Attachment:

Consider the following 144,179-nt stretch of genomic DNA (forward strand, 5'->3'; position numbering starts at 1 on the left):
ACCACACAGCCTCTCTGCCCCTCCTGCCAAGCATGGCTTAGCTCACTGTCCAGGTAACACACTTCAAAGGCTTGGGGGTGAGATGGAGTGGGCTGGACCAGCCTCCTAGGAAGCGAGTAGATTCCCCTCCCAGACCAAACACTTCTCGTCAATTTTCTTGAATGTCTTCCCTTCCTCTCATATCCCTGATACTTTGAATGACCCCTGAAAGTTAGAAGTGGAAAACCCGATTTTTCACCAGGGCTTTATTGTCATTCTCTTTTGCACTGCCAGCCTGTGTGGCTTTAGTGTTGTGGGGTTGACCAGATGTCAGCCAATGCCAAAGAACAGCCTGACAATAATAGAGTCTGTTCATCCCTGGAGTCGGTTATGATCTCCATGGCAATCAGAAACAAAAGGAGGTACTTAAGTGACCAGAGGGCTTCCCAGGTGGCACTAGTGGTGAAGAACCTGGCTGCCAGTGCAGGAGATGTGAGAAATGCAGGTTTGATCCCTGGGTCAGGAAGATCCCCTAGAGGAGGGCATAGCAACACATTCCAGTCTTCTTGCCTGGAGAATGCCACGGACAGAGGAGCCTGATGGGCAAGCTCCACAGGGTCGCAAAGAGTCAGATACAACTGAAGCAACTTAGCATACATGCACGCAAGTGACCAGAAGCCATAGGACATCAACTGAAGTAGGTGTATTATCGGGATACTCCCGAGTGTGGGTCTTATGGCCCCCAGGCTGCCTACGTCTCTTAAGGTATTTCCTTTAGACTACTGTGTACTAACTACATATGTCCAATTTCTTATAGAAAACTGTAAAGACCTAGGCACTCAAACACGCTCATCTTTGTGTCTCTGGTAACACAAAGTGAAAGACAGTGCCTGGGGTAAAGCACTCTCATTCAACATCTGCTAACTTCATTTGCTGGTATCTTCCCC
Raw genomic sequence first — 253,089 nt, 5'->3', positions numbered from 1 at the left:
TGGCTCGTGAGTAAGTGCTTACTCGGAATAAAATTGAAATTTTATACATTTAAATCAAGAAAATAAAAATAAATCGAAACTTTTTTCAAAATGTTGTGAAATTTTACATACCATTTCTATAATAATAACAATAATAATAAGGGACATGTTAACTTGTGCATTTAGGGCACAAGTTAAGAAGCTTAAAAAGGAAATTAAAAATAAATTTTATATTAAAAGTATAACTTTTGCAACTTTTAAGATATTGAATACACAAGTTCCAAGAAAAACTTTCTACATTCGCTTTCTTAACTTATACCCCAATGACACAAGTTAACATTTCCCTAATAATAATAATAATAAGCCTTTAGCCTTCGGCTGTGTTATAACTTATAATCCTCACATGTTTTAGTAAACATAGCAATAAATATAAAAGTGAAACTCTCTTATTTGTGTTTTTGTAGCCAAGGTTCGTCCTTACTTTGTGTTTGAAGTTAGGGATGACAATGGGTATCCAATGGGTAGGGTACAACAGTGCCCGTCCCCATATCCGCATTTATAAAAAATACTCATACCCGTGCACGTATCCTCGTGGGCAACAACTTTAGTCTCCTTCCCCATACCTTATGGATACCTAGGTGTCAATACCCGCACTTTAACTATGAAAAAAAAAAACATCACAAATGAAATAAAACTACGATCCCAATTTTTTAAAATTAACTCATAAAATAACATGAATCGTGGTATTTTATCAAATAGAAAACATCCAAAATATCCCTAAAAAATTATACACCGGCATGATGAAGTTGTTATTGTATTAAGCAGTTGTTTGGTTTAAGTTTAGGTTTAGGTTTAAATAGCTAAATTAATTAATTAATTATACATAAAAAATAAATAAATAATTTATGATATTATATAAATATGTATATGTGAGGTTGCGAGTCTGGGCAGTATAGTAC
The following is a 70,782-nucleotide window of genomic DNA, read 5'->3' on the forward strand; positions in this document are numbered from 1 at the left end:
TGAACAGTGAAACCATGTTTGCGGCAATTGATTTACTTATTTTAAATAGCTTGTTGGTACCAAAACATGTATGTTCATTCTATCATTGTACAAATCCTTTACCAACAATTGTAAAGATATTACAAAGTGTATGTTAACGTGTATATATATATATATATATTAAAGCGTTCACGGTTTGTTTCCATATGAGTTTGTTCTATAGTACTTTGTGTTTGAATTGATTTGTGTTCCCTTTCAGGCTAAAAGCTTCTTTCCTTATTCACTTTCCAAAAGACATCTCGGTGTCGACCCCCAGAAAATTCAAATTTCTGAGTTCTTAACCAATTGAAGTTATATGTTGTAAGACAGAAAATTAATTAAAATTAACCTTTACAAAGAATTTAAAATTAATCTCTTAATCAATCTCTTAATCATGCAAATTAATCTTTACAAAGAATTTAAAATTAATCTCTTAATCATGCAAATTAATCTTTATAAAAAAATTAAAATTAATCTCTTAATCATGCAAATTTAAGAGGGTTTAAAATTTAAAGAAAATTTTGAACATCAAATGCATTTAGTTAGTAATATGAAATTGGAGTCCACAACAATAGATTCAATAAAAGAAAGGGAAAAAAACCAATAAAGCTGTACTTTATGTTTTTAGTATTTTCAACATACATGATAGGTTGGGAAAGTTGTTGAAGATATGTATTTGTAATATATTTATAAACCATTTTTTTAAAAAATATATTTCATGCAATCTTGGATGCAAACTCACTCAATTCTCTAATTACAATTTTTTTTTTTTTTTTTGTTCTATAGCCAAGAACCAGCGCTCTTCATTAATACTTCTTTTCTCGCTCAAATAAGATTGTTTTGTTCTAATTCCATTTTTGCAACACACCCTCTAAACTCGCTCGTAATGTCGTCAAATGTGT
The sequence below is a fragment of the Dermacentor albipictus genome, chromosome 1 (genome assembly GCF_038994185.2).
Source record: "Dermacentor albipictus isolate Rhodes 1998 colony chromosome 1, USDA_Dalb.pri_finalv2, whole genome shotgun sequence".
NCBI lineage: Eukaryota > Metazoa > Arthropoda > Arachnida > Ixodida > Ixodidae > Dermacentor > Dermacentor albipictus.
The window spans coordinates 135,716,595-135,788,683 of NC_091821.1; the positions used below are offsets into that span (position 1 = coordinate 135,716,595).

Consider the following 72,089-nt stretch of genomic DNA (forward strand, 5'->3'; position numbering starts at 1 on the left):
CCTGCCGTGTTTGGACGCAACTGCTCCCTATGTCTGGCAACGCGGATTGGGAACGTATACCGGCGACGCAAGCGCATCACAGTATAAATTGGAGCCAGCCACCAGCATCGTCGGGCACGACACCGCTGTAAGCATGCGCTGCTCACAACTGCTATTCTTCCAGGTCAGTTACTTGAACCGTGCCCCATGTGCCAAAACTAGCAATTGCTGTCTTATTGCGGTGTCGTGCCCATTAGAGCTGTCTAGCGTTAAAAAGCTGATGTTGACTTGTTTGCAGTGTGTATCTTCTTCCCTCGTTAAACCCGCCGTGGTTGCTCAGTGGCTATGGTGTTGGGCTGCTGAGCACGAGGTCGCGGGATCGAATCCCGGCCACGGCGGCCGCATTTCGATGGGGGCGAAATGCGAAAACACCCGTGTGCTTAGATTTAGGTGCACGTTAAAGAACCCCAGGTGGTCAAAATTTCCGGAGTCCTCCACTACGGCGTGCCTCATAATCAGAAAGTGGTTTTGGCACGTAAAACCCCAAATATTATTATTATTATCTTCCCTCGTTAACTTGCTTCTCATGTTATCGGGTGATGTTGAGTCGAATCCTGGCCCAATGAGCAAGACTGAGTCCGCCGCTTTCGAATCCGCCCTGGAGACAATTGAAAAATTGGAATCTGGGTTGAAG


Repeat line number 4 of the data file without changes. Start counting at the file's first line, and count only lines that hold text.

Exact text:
TGGCTCGTGAGTAAGTGCTTACTCGGAATAAAATTGAAATTTTATACATTTAAATCAAGAAAATAAAAATAAATCGAAACTTTTTTCAAAATGTTGTGAAATTTTACATACCATTTCTATAATAATAACAATAATAATAAGGGACATGTTAACTTGTGCATTTAGGGCACAAGTTAAGAAGCTTAAAAAGGAAATTAAAAATAAATTTTATATTAAAAGTATAACTTTTGCAACTTTTAAGATATTGAATACACAAGTTCCAAGAAAAACTTTCTACATTCGCTTTCTTAACTTATACCCCAATGACACAAGTTAACATTTCCCTAATAATAATAATAATAAGCCTTTAGCCTTCGGCTGTGTTATAACTTATAATCCTCACATGTTTTAGTAAACATAGCAATAAATATAAAAGTGAAACTCTCTTATTTGTGTTTTTGTAGCCAAGGTTCGTCCTTACTTTGTGTTTGAAGTTAGGGATGACAATGGGTATCCAATGGGTAGGGTACAACAGTGCCCGTCCCCATATCCGCATTTATAAAAAATACTCATACCCGTGCACGTATCCTCGTGGGCAACAACTTTAGTCTCCTTCCCCATACCTTATGGATACCTAGGTGTCAATACCCGCACTTTAACTATGAAAAAAAAAAACATCACAAATGAAATAAAACTACGATCCCAATTTTTTAAAATTAACTCATAAAATAACATGAATCGTGGTATTTTATCAAATAGAAAACATCCAAAATATCCCTAAAAAATTATACACCGGCATGATGAAGTTGTTATTGTATTAAGCAGTTGTTTGGTTTAAGTTTAGGTTTAGGTTTAAATAGCTAAATTAATTAATTAATTATACATAAAAAATAAATAAATAATTTATGATATTATATAAATATGTATATGTGAGGTTGCGAGTCTGGGCAGTATAGTAC